Alfred and Ida Rees plunged into their mission assignment with gusto. They visited with high-ranking government officials and made friends where ever they could. One of these friends may have been Alfred Rosenberg, one of the eminent “philosophers” of National Socialism. (Sister Rees writes in her journal of Alfred Rees meeting a high official named Dr. Rosenberg but neglects to tell us his first name.) If it was his namesake, Alfred Rosenberg, this might explain Alfred Rees’s success in getting an article published in the Völkischer Beobachter, the “People’s Observer,” the official Nazi Party news organ, for Rosenberg was its editor.
According to his mission secretary, Ralph Mark Lindsey, President Rees thought he had obtained a promise from the Völkischer Beobachter to refrain from printing any more negative articles about Mormonism. When one appeared anyway in early April of 1939, Rees immediately complained and was told that in compensation he would be allowed to write his own article about the Mormons which would be printed in the most desirable location in the paper.
Rees then submitted his article “Im Lande der Mormonen” (In the Land of the Mormons) which ran on April 14, 1939. The circulation of the Völkischer Beobachter approached one million copies daily, but according to Lindsey, the paper also agreed to print for President Rees many thousands of additional copies in the form of a broadsheet for later circulation.
The article is from top to bottom a shamelessly sycophantic attempt to link the underlying philosophy of Mormonism with that of Nazism, to demonstrate parallels between the two systems in the most sympathetic way. From Hitler’s non-smoking, non-drinking to the old saw about how the idea for Eintopfsonntag originally was borrowed from Mormon Fast Sunday, to praise for the newly discovered Nazi interest in genealogy, the article repeats many of the canards being commonly circulated in the urban folklore of the time.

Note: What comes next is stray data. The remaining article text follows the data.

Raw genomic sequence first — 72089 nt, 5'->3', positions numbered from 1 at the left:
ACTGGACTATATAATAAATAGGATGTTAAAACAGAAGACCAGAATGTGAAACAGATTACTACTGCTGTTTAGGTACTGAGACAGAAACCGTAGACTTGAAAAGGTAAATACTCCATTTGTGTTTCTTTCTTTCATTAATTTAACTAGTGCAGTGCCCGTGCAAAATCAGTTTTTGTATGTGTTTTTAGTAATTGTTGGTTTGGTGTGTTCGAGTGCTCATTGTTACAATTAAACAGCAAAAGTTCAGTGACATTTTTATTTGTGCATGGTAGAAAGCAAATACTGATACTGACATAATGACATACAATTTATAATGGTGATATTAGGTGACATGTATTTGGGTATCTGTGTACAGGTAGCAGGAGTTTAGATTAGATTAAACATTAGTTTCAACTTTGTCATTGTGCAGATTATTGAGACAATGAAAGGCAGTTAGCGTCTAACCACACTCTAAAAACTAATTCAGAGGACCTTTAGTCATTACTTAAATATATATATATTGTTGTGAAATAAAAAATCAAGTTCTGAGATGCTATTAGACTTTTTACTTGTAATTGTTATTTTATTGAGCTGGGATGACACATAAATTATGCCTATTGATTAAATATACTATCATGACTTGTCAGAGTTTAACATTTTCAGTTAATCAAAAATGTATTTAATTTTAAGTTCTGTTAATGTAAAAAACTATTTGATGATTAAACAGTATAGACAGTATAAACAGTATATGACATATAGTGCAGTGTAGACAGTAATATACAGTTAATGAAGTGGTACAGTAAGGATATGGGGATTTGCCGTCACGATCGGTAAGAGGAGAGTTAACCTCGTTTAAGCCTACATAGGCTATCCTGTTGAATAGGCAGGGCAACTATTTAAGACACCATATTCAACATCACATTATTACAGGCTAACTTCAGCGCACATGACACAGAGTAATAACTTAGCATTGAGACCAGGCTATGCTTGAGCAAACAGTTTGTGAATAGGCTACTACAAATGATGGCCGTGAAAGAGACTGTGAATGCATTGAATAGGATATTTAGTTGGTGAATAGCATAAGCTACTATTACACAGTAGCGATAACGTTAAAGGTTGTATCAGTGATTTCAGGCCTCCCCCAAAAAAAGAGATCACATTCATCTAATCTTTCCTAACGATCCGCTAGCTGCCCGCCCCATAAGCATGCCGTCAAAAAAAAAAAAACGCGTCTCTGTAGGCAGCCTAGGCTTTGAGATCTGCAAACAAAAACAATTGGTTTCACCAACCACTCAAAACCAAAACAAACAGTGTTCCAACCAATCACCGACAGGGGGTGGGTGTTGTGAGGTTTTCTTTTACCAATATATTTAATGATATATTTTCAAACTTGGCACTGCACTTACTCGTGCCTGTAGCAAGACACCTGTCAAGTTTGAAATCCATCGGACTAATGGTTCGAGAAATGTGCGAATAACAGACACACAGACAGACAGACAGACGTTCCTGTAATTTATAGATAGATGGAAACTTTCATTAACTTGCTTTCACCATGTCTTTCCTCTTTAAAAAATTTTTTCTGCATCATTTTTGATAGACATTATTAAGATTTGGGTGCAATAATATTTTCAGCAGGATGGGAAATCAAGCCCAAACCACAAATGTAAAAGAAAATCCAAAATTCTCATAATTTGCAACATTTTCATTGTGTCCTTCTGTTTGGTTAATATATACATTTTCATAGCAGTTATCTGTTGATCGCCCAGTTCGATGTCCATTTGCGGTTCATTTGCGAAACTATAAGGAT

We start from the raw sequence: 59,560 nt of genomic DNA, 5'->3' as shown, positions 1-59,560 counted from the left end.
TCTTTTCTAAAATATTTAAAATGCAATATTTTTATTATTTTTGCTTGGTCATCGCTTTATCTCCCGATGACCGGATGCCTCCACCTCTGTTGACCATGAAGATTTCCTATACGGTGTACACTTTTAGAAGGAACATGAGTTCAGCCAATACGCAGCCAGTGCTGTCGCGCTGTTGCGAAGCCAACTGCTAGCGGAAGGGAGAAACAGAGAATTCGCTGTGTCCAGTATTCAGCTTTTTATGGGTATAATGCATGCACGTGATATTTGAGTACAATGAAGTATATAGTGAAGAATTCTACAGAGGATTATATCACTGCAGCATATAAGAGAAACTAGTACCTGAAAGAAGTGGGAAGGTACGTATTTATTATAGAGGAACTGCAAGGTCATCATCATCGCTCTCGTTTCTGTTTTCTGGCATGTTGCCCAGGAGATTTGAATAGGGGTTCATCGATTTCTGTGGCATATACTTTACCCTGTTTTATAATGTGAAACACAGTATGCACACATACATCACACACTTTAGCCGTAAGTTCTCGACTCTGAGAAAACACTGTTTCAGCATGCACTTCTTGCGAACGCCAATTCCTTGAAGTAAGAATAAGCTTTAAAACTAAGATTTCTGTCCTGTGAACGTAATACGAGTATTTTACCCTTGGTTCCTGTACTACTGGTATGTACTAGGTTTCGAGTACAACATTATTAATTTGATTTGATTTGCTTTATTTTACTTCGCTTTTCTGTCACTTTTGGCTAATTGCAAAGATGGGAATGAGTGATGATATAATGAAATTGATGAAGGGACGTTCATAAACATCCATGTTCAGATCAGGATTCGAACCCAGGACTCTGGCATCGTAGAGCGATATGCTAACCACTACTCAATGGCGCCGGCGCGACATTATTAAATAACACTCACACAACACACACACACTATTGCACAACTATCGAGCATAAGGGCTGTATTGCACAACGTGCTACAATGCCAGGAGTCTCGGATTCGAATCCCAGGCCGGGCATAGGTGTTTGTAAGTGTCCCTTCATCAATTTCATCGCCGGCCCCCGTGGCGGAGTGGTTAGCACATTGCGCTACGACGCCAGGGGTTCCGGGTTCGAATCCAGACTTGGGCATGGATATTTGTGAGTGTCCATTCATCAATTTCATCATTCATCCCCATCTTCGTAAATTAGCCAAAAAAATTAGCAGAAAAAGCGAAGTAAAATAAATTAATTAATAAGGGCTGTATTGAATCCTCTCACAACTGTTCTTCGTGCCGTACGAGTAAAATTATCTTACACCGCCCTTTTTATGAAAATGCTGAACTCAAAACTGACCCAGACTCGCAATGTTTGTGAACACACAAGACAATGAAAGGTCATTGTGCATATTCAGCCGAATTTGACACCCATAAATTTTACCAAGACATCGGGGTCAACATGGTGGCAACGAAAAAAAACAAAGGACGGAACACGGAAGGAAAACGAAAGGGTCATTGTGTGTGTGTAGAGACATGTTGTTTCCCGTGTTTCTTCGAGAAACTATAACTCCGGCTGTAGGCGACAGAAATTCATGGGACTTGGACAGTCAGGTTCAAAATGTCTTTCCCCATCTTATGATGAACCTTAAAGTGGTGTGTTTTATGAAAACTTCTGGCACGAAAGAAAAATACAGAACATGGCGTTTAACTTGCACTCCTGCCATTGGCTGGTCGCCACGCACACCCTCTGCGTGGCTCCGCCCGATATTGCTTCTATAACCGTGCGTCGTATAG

To read it today without gagging requires summoning up a good deal of charity toward a mission president trying zealously to make friends with a regime he apparently enthusiastically believed was raised up by God to usher in the millennium.
But all the other European mission presidents at the time seem to have been on the more benign side of the spectrum. Franklin J. Murdock, President of the Netherlands Mission, once played a trick on the annoyingly chauvinistic Rees at a mission presidents’ conference in Copenhagen in 1938. He came up behind Rees on the stair and bellowed “Heil Hitler!” Rees instinctively responded: “Heil Hitler!” “Of course that wasn’t the thing for an American to do unless you were in favor of the regime,” Murdock concluded.
In addition to Murdock and to Philemon M. Kelly, there was also M. Douglas Wood, a teacher and an intellectual, Kelly’s replacement in Frankfurt, who also sharply disagreed with Rees’s approach. (Wood’s wife Evelyn was to become famous later for her Reading Dynamics Program.)
At a mission conference in Lucerne, Franklin J. Murdock noted frequent disagreements between Wood and Rees: “I would notice that these two men would converse and that they were quite opposed to each other’s viewpoint. They couldn’t agree on some of the things that were going on.”
Wallace F. Toronto, President of the Czech Mission, which had been invaded by Hitler in 1938 and 1939, also tangled with President Rees. Murdock continues his narrative: “Here was Brother Toronto who had two missionaries in jail for six months ... so, Brother Toronto would listen to President Rees and then he’d say, ‘Well, I couldn’t trust them. That’s the way I understand it. You’d better be careful, President Rees!’”